Synthetics are different materials made from plastic and other oil products. They include but are not limited to polyester, vinyl, rayon, rubber, acrylic, olefin, acetate, and nylon, among others.
Each one of those synthetic materials has its own specific instructions when it comes to removing stains.
So once you have your synthetics sorted out in a pile, you need to go through them and group them by type as well.
Here are the main synthetic types and how to use the synthetics cycle to wash them.
Although not as popular as polyester or nylon, acrylic still goes into a lot of fabrics and clothes that you use every day.
Because it’s easy to shape and process, acrylic is often blended with wool to make jackets, sweaters, and microfiber fleeces.
It’s also an essential material in towels and washcloths because of its softness.
When acrylic makes up most of the material in the jumper or towel, you need to treat such items as a synthetic fabric and not as a blended one.
That means you should use the synthetic wash cycle with acrylic fabrics. However, before you do that, you need to make sure that the fabric doesn’t have heavy stains on it.
Because of the gentle nature of the synthetic wash cycle, tough stains on acrylic will pass through the wash and dry cycles and persist after the fabric is dry.
Acrylic also doesn’t handle high water temperatures and is easy to damage. So make sure that you treat the stains with a mild stain remover, such as white vinegar.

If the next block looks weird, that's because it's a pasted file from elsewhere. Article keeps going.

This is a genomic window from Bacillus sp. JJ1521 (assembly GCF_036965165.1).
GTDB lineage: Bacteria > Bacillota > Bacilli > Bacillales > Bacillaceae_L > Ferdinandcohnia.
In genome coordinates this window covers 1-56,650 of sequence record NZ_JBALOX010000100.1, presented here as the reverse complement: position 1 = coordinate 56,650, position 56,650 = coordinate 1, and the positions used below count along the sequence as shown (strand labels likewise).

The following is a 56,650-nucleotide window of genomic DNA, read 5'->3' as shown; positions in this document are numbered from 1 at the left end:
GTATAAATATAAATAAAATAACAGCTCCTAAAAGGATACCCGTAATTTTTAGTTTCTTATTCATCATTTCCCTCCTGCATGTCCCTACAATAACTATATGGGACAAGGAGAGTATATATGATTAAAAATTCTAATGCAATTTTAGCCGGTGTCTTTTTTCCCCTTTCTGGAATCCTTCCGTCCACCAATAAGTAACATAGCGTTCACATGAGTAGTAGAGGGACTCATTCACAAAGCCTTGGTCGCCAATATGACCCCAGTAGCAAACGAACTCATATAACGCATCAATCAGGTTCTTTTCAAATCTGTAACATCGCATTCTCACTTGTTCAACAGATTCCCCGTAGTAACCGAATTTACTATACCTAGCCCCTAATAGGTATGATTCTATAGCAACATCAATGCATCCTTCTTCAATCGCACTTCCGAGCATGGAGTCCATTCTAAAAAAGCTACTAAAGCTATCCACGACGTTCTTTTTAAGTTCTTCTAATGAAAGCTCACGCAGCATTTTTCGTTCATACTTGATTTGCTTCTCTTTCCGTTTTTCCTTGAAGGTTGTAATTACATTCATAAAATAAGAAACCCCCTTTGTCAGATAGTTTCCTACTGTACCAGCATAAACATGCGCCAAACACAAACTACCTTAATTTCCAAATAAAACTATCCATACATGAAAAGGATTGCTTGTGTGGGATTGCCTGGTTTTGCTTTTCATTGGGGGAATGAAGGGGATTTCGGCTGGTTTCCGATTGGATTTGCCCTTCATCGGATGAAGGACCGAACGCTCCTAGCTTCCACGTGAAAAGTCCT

One tablespoon of white vinegar in two cups (400 ml) of lukewarm water will get the job done.
I recommend skipping the dry cycle altogether and hanging the acrylic fabric out to dry. It doesn’t absorb water that well and will dry fast.
The heat in the dryer could ruin the texture and design of the acrylic item of clothing.
Nylon is quite popular in lingerie. It has a silky feeling, is quite durable, and can be pretty light and thin without tearing easily. Moreover, nylon is easy to dye and maintains the real hues of the colors.
For all of these reasons, tights, leggings, and lingerie made of nylon are quite popular.
But there are other practical aspects of using nylon in such delicate items of clothing. Like many other synthetics, it repels stains and moisture, which makes cleaning it a breeze.
You might be tempted to hand wash nylons instead of tossing them in the washer. The fabrics seem flimsy.